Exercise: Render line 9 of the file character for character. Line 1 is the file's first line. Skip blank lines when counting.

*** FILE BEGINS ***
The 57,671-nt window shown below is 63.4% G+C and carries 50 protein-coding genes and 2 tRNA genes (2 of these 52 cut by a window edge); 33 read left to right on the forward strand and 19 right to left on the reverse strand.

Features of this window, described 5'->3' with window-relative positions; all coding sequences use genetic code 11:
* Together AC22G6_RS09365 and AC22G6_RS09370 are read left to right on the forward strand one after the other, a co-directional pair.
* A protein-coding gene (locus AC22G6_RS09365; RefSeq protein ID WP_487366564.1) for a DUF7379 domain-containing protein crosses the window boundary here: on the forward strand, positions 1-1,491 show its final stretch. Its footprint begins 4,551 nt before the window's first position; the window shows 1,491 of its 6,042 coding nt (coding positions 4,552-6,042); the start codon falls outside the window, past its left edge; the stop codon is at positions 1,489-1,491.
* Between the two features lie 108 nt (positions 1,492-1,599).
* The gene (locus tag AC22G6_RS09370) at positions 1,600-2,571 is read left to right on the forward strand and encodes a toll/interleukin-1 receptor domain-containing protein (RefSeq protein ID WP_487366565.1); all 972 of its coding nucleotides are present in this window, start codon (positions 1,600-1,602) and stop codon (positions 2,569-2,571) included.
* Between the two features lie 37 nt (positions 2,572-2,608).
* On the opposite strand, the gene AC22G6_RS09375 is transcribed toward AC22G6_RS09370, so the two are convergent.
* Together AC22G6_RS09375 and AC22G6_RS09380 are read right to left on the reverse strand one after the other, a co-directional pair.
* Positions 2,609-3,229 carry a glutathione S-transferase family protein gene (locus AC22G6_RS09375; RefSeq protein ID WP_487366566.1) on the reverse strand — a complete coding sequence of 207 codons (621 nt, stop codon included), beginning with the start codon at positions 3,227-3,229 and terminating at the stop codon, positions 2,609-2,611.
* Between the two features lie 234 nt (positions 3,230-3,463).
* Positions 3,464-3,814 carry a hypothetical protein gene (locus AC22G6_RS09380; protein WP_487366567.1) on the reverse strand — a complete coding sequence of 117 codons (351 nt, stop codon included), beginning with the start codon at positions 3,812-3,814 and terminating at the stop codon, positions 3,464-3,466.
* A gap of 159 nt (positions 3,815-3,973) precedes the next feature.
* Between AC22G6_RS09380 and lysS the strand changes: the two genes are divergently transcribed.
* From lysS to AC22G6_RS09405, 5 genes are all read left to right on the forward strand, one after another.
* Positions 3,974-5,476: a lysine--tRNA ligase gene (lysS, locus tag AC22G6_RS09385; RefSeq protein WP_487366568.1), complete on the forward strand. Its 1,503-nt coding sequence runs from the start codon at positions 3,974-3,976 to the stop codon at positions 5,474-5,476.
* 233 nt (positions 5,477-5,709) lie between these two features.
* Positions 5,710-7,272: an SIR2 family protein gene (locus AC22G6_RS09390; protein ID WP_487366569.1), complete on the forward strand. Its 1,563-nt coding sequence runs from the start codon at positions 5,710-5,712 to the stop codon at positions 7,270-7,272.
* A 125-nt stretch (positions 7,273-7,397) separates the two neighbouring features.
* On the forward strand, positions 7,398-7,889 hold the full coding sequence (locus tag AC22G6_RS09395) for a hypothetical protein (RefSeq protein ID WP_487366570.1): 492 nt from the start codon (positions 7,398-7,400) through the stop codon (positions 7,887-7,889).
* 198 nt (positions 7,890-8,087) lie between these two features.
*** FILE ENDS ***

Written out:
* Together AC22G6_RS09375 and AC22G6_RS09380 are read right to left on the reverse strand one after the other, a co-directional pair.